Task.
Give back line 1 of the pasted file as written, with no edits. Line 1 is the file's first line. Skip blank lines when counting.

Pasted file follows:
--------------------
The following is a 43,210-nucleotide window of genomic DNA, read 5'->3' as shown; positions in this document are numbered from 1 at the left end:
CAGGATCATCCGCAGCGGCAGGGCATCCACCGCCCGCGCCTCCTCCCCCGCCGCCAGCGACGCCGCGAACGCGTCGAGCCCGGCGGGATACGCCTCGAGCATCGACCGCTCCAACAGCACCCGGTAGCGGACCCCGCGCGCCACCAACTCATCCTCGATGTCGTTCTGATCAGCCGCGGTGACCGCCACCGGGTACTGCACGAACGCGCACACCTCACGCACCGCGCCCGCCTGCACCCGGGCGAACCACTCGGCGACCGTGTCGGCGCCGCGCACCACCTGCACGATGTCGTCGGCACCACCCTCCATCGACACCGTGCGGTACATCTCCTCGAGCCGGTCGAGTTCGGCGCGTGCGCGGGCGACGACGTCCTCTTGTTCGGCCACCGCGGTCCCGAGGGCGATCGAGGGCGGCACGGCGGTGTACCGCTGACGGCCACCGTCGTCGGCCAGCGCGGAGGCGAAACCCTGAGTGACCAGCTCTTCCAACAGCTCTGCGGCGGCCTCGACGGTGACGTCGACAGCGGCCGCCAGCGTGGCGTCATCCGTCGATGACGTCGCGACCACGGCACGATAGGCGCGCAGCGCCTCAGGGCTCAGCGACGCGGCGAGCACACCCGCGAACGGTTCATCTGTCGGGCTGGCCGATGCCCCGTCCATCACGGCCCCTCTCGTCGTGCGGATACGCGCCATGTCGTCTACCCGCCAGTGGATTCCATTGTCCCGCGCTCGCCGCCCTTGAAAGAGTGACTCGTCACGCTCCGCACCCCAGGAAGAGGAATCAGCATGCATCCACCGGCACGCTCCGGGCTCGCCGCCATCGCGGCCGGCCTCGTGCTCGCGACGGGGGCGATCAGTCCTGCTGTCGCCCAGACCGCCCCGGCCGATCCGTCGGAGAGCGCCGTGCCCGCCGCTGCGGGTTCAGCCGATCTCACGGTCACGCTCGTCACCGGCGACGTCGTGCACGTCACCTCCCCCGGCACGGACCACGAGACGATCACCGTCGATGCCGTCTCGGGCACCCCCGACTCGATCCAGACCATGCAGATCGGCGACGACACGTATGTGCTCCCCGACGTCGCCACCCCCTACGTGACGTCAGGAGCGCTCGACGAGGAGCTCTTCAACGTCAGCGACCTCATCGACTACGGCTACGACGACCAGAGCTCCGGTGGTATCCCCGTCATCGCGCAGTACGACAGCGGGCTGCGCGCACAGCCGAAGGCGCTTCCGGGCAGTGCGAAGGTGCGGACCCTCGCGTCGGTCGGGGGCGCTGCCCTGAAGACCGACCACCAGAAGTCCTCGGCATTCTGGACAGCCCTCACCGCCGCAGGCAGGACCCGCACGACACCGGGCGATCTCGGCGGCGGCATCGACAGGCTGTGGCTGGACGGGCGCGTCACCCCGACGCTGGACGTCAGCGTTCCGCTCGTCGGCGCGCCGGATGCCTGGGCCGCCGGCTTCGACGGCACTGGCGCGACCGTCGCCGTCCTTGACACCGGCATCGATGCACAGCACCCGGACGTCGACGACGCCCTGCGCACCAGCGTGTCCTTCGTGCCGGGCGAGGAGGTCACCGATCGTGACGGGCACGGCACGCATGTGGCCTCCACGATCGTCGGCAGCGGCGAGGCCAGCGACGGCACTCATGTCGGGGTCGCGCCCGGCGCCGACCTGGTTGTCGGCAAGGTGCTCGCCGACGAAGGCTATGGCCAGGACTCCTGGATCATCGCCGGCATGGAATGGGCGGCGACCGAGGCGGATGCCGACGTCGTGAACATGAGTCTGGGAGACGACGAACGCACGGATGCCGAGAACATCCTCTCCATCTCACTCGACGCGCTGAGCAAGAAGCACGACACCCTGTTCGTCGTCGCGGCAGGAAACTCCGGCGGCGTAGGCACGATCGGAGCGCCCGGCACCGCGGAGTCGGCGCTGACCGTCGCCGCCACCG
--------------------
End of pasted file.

The following is a 43,210-nucleotide window of genomic DNA, read 5'->3' as shown; positions in this document are numbered from 1 at the left end: